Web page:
When Who Dat is Outlawed, Only Outlaws Will Have Who Dat

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saints

Heading north last night, I saw a white tent off Highway 190, the sort of impromptu shelter erected to sell Louisiana produce in season or, more often, fireworks. As I passed, I saw it was neither: a sign at the edge of the highway just read "Saints."

A couple more miles, and there was a large truck with textiles in the back and another sign: "Saints."

And then, there it was: "Saints SuperStore," with a fleur de lis and a font that didn't bear any relation to the NFL. It was a temporary banner hung over the entrance to a now-defunct car dealership. Inside was all fluorescent lights and tables of merch. I pulled over.

Outside, the building was ringed with yellow Saints caution tape (a licensed NFL product? I hadn't seen it before). Inside was the usual Saints-abilia one might see at a licensed Black and Gold store, along with some sketchier merchandise reminiscent of a roadside swap meet in Florida or Mississippi. Up front were some mighty authentic-looking jerseys ($60), along with the official NFC championship T-shirts with the little hologram tag meant to assure buyers that they were getting authentic NFL merchandise. (But if someone could counterfeit a shirt, why couldn't they counterfeit a tag as well?) In the back of the old dealership, the salesmen's little offices had been converted into makeshift dressing rooms.

The proprietors of the Saints SuperStore were nice, but they didn't want photos. Too bad, because I really wanted to snap photos of all the tables with WHO DAT? DREW DAT! hoodies, black skimpy ladies' tops with fleur de lis in gold bling, and all sorts of shirts, jackets, and outerwear with the word SAINTS on them. Among the items of more dubious provenance: a $40 Saints toilet seat and a repro silkscreened shirt of The Times-Picayune "Super Saints!" cover that looked rather...smudgy. (Ashton Phelps, you may want your lawyers to look into this.) And, more than anything else, WHO DAT everywhere. On everything.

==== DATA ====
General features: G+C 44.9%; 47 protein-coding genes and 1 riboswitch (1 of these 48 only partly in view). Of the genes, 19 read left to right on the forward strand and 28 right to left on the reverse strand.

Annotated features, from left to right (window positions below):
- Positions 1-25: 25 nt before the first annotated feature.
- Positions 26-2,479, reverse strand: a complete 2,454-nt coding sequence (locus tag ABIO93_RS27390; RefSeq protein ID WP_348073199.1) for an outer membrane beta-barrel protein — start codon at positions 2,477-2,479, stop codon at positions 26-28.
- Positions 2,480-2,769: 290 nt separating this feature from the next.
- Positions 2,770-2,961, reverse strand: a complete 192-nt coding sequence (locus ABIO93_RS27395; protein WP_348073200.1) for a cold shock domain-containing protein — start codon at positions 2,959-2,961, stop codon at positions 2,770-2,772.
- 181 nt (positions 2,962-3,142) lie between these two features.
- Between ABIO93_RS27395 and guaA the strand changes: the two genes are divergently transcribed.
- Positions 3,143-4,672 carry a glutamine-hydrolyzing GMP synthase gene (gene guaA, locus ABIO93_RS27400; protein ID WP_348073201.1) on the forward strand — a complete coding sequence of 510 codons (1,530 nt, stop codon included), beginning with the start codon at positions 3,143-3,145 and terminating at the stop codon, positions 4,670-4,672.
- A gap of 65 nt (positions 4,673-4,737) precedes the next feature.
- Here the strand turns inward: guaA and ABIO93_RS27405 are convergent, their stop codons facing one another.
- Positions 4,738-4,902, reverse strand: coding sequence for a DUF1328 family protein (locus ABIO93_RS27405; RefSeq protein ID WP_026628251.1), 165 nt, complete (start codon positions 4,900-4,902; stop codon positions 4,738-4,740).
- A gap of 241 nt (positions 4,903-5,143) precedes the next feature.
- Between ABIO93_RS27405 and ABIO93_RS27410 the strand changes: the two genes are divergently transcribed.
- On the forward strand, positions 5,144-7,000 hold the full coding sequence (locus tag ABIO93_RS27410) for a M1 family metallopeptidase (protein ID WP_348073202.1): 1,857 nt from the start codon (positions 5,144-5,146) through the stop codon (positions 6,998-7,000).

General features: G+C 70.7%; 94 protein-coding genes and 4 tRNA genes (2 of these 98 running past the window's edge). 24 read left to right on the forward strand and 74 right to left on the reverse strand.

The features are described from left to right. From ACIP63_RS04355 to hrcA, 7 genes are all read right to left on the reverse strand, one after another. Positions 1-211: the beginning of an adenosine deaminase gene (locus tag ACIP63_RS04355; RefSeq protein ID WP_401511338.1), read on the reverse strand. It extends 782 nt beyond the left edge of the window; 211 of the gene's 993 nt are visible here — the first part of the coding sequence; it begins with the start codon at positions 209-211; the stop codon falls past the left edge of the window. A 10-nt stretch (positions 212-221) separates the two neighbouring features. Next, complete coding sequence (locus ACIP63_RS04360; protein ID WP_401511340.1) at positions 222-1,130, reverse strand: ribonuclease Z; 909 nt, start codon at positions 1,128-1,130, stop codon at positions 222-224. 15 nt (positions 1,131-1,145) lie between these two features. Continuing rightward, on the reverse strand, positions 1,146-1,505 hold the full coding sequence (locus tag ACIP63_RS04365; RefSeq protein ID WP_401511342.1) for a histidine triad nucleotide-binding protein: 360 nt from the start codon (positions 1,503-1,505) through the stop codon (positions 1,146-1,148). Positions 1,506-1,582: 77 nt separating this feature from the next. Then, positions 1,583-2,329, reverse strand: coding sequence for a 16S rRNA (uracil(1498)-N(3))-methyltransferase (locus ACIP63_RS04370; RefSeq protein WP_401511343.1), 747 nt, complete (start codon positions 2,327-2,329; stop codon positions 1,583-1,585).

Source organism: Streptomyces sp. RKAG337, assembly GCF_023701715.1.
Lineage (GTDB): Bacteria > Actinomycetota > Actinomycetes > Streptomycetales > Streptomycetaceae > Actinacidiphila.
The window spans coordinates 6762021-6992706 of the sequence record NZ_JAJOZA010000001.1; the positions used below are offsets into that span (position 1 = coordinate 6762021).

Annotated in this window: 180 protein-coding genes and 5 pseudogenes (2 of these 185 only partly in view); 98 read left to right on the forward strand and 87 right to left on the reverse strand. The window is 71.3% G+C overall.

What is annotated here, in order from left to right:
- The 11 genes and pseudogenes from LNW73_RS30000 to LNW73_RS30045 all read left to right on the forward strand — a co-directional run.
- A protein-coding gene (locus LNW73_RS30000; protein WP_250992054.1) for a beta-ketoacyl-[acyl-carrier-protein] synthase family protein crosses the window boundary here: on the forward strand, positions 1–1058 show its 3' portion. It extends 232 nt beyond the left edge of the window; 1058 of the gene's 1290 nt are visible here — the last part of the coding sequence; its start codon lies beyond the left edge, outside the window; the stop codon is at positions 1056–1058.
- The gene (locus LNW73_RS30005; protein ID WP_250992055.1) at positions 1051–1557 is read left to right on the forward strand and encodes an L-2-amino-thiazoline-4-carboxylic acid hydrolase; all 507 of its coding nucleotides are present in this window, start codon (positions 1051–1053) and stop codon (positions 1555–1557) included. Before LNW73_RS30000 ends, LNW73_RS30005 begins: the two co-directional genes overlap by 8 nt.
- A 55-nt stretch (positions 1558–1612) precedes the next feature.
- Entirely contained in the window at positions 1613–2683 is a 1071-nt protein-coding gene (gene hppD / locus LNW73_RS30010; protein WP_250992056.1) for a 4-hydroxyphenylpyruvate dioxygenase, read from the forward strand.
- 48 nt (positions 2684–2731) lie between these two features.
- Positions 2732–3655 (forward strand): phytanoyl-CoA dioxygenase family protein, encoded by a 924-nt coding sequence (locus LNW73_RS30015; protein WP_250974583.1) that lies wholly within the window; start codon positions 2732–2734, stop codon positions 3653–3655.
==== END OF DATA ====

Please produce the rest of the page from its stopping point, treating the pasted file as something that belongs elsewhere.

"Get it while you can," the woman behind the counter warned me. "If you see a design you like, it may not be here in a couple of days."

What was their best seller?

"T-shirts. Jerseys. Beads. Wind socks. Hoodies," she said blithely, going on to name just about every item in the store. (The fleur de lis beads were $10 a string: French Quarter prices.)

I left without buying anything, but I seemed to be the only one; plenty of shoppers were picking up Saints souvenirs. Was any of it legal? Who knows. I'm no expert in copyright law, and the NFL made that clear this week when they told us all we didn't have any claim to a phrase that predated professional football.

But I wondered if the league's bigfoot-bully approach to small-time New Orleans merchants made shoppers feel a little bit more justified in buying Saints merchandise that clearly wasn't being merchandised by the Saints. If so, it was working out marvelously for the "Saints SuperStore," operating out of a defunct car dealership on a highway out of the city.

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